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Oil import diversification in Northeast Asia: A comparison between China and Japan
journal contributionposted on 2011-01-01, 00:00 authored by Vlado Vivoda, J Manicom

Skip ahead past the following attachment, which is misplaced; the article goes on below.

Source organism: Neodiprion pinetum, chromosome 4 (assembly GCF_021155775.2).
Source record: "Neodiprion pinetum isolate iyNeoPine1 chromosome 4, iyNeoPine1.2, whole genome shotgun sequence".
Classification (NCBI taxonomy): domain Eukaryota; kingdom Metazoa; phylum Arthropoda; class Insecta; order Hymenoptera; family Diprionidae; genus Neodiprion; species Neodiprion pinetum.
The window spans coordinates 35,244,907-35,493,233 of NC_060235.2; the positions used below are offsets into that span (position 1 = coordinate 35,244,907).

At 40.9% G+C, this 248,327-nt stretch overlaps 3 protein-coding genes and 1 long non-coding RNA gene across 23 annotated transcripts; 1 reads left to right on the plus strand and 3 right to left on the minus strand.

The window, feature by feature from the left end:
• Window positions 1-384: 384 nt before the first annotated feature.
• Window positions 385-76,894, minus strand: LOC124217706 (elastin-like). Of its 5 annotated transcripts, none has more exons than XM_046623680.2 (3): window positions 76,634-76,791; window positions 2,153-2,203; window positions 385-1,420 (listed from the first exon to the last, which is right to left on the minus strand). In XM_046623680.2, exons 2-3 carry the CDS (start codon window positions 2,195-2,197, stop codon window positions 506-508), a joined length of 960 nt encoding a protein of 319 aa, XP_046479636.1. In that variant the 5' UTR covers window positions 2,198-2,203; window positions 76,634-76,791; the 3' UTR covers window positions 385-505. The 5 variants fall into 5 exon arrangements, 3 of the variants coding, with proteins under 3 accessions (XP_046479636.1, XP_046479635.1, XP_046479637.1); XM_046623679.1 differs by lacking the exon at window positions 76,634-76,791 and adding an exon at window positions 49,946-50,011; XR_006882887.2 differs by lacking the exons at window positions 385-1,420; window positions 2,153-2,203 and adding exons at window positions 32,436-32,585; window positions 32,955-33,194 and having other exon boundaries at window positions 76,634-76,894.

In this article, we explore why oil import patterns differ between states with a view to understanding the relationship between agent-based explanations such as strategy and structural explanations—for example, geography. We compare degree of diversification between China and Japan in an effort to explore the relationship between agency and structure in the formation of energy security policy. The China-Japan comparison is contextualized with reference to the baseline case of the United States, a well-diversified importer. We employ the Shannon-Wiener index of diversity to assess the extent of oil import diversification, and temporal changes in diversification for China, Japan, and the United States. A key finding is that China's statist approach has allowed it to diversify its sources of imported oil more quickly than Japan's hybrid approach. In fact, since becoming a net oil importer in 1993, China's sources of imported oil have diversified quite rapidly. Japan's overreliance on the Middle East for much of its imported oil has been endemic since 1973.